I was in New York during the Republican convention, mostly staying as far as possible from Madison Square Garden, but greatly enjoying the joyous spirit of counter-cultural expression that filled the city simultaneous with the Republican invasion. On August 31, 2004, I went to participate in a “green bloc” action called “true security,” with the theme of creative representations of a better world. The meeting place was the steps of the public library on 42nd Street and 5th Avenue. I arrived early and sat on the steps reading. Those library steps epitomize public space and free speech and have served for generations as a meeting place.
Not far from where I sat, a guy started to hang a banner from one of the lions that flank the library steps like mascot icons. Police were there within seconds and physically stopped him, They told him he couldn’t hang the banner, and he cooperated, instead holding the banner with another person. However, that wasn’t good enough. Evidently in New York these days it is illegal to display banners, a threat to homeland security. The police abruptly grabbed the two banner-holders, locked their arms behind their backs, and placed them under arrest. People sitting on the steps reacted by surrounding them and chanting “Let Them Go.” Riot police moved toward the assembled crowd. It was a very tense moment.
I backed away, firm in my resolve to avoid arrest. In the ensuing chaos there were more arrests and the police cleared the library steps. I tried to blend into the rush-hour pedestrian traffic, while staying nearby. I couldn’t quite believe that the library steps were being so gratuitously profaned by riot police; what more appropriate (and innocuous) place could there be to unfurl banners and offer soapbox harangues? As the police presence grew and vans and busses for mass arrests arrived, I melted into the pedestrian mass and walked downtown through streets more heavily policed and even militarized than I have ever experienced. Security trumped freedom on the streets of my beloved city.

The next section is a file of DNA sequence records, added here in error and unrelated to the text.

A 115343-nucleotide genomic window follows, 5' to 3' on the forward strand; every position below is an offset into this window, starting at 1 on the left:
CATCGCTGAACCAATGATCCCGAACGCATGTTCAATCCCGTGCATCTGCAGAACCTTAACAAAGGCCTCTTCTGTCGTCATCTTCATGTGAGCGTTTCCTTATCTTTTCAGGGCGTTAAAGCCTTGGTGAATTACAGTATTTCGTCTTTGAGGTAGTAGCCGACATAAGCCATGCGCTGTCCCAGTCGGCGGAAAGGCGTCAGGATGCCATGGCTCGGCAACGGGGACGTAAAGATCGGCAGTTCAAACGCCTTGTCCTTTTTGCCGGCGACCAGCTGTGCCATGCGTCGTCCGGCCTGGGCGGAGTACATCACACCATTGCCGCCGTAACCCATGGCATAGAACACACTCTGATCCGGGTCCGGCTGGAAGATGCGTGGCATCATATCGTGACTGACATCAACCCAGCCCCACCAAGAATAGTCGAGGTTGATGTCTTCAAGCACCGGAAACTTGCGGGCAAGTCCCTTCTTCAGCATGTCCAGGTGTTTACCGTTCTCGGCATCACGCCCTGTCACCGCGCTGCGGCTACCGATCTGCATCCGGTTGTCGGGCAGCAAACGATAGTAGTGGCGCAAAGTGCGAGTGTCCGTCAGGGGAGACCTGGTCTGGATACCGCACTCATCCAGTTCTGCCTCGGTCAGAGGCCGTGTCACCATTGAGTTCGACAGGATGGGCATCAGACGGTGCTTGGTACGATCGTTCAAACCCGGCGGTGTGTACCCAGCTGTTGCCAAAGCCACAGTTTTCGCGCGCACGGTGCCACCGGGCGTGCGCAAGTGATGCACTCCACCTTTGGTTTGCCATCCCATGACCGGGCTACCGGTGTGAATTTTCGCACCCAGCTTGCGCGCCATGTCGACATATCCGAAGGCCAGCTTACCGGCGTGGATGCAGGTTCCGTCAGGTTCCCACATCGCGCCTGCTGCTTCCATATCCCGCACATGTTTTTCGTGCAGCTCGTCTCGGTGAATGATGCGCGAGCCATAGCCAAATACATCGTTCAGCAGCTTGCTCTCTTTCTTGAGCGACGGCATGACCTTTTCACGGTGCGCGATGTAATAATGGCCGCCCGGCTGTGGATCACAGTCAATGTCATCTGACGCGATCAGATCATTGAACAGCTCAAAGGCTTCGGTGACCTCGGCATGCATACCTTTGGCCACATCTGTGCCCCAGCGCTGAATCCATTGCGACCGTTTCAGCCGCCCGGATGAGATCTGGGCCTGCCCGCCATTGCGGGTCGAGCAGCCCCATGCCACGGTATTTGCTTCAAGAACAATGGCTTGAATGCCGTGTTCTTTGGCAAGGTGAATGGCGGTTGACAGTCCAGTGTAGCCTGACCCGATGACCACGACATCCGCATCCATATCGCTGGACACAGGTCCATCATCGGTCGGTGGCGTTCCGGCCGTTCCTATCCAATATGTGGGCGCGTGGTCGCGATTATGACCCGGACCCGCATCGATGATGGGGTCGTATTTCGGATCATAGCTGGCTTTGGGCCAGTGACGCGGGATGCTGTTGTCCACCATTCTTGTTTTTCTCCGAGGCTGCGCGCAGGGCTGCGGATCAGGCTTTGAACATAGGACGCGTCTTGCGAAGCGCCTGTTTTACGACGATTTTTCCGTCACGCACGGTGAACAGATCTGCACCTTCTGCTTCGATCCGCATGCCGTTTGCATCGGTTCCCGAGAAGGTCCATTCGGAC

As I passed Union Square, I heard a marching band and saw a ragtag parade dancing its way uptown. I saw an old friend in it and joined him following the parade. In contrast to many protest events, this was fun, festive, and light. Not for long. A line of riot-geared police forced the parade off the avenue onto 16th Street. Then at the other end of 16th Street another line of police appeared. I got off the street and onto the sidewalk, wishing to avoid confrontation with police. Police were approaching from both sides, and started grabbing and arresting the musicians, videographers and photographers, and select individuals from out of the crowd. The sidewalks were packed as the police moved closer, not allowing anyone to leave. We were contained by orange netting. All the people on the street, including random folks with nothing to do with the parade, were prisoners of the police.
The police grabbed some people standing near me, folks with slogan tee-shirts and extreme hair, so I moved away toward folks who appeared more mainstream. We were sandwiched between two lines of police telling us to move back, with nowhere to go. Finally we sat down and waited, as they continued to select individuals to arrest.
I made friends with a few people immediately around me. We talked about our absurd uncertain situation and how we came to be in it. We didn’t know whether we would be arrested, but we were not free to leave. We were prisoners. We communicated with friends and family via our cellphones. Eventually we were told that we would all be arrested, and they divvied us up, gender-segregated, five to an officer. My cop was Officer Harrigan. He searched us, bound our hands behind our backs with plastic handcuffs, took our names and addresses, and we waited.
After an hour or so, we were led to a city bus. The mood was jovial and we channeled nervous energy into laughter. Some energetic souls engaged police officers in bantering political dialogue, and we all sang cheesy songs like “Why Can’t We Be Friends?”